Merry Campaign takes action on social change through cultural activities
Merry Campaign takes action on social change through cultural activities
  • Choi Ye-jin
  • 승인 2018.11.18 22:20
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▲ Oh Ho-jin aims to speak up for the underprivileged people in society who are consistently neglected. Photo provided by Oh Ho-jin.

 Merry Campaign, a social enterprise founded in 2014, plans and creates campaigns related to social change and cultural events.

 The company follows the motto, “Make Merry,” which aims to present social changes through cultural contents to the public to ultimately reach for an equal society. Through campaigning, the company hopes to support the neglected in society and teach them to be more independent, including people who live alone, the disabled, those suffering from mental illnesses, and many more to be independent. They have organized musicals and cultural art contents that reflect social changes in society.

 The company also provides educational programs in Seodaemun-gu on several fields, including single parenting classes, theater classes, media classes, calligraphy classes, and smartphone classes for single men in their 50s.

 Ewha Voice took this opportunity to meet the director of Merry Campaign, Oh Ho-jin, to hear the story behind campaigning on viral issues.

 “The company works to give a chance for the underprivileged and other people discriminated against in society to stand up and speak up for themselves,” Oh said. “For instance, we once hosted a campaign where single parents attended theater classes so that they could act out their stories to the public.”

 When asked how Oh decided to open this company, she explained with two turning points in her life. “I once participated in the planning of the Korean movie ‘Marathon’ in 2005,” Oh said. “After the movie was released, I saw positive change in society in terms of how people viewed people with developmental disability. Then, I realized that through culture and art, people can convey a strong message that can make a huge difference in society.”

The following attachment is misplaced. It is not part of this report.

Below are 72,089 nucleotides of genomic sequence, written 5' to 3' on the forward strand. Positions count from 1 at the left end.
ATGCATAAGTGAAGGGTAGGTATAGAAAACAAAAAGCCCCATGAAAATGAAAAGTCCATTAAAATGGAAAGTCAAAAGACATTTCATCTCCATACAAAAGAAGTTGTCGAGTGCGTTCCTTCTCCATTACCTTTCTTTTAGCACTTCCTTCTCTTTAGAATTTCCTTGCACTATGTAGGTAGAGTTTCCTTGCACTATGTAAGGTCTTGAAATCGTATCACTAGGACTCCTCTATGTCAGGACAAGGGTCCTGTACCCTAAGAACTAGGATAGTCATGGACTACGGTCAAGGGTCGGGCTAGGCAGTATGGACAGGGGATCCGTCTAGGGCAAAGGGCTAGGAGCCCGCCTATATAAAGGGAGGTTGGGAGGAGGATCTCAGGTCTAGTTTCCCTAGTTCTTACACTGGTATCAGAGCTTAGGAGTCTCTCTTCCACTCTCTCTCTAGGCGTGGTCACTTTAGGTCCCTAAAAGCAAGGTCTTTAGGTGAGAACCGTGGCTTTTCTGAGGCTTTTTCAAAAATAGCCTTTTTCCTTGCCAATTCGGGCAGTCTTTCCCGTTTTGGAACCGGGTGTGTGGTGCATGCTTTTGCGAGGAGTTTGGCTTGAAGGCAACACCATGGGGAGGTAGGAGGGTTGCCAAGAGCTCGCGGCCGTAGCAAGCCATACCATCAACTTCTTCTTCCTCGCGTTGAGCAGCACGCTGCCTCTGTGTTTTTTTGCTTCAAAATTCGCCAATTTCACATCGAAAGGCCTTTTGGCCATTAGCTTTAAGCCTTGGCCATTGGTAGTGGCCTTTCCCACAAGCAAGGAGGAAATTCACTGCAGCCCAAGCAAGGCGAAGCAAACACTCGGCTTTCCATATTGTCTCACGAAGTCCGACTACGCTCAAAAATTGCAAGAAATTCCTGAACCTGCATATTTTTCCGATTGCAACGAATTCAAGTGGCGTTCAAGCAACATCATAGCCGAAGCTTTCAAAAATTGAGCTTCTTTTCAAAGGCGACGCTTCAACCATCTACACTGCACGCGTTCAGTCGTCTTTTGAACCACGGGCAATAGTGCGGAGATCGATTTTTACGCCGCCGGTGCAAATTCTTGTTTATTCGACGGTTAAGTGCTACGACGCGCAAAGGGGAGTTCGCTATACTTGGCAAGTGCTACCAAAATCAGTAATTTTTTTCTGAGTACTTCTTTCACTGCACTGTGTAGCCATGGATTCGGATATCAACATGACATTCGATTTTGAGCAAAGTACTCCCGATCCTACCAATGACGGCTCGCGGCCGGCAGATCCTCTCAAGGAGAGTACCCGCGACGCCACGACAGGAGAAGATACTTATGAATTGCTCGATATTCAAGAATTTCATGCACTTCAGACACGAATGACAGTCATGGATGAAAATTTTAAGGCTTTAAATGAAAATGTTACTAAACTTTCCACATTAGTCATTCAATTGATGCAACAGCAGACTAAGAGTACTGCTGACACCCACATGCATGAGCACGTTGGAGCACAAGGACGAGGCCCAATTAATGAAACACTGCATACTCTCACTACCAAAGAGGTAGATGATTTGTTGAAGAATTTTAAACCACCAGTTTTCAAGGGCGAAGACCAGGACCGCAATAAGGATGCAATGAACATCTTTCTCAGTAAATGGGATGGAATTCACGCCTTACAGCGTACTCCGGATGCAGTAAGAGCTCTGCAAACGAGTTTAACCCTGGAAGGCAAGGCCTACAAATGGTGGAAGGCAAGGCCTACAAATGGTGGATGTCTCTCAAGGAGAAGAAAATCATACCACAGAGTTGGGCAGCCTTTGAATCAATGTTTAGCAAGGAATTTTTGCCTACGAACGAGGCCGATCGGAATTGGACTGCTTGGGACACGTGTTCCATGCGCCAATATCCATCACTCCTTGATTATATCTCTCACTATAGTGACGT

Followed by that, she organized a concert alongside famous Korean singer, Sean, that pushed for the building of a children’s rehabilitation hospital in South Korea. At that time, there were no children’s rehabilitation hospitals in the country. With the support of the concert, the first children’s rehabilitation hospital in the country was opened in Mapo-gu in 2016 by the Purme Foundation, and named, “Purme Hospital.”

 These successes by Oh helped her realize that she wanted to do more for the underprivileged. Acting as the foundation for those to stand upon in society, she created Merry Campaign. One of Merry Campaign’s major works includes South Korea’s first legislative theater performance. The performance was planned with the ongoing campaign related to lawmaking, which came to an end successfully with two bills being passed.

 “With the support from other NGOs, we aimed to create a legislative theater based on young single parents,” Oh said. “We met with members of the National Assembly, single parents, and lawyers to amend current laws towards single parents. With that, we got two bills passed, one in 2017 and the other in 2018.”

 Oh also mentioned that after the two bills passed, there were many requests for Merry Campaign to take on more legislative matters. However, planning a legislative campaign was too much work, as well as being time consuming, for the company to do more.

 Additionally, their most recent work was the 2018 Sinchon Alley Festival, where they planned a musical to commemorate the 100- year history of cultural and social changes of Sinchon’s alleys.


 The musical “Sinchon, the Alley,” was about walking down the memory lane of Sinchon and Ewha. It was performed on Oct. 25 and 26 at Ewha 52nd Street and Oct. 31 at Changchun Culture Park.

 The musical portrayed significant cultural, social, and political events in the past and recent years, including the June Democracy Movement in 1987, where Yonsei University students protested in Sinchon streets, and the Ewha Womans University protest calling for the resignation of the university dean in 2016.

 The musical was performed by nine professional musical actors and a b-boy team that performed music loved by youth from the 1970s to the 2000s. More than 100 people joined in the streets to reminiscence on the memories of the city. As an event hosted by Merry Campaign, it was free-of-charge.

 “When you look back at the 100- year history of Sinchon, there have been so many influential youths,” Oh said. “I wanted people to know the famous youth poet Yun Dongju, the key of the June Democracy Movement Lee Han-yeol, and Ewha’s candlelight rally because they played such a big role in our society. I therefore planned the musical to focus on them.”

 As the interview was coming to an end, Oh wanted to say a few words to Ewha students.

 “While planning the Sinchon festival, I was reminded of how incredible Ewha students were,” Oh said. “Many youths have a hard time looking for jobs, paying university fees, and studying. However, I just want to say do not be so tied up by grades and money. You are the makers of the future of Korea, so enjoy this moment. You are all very special people!” 

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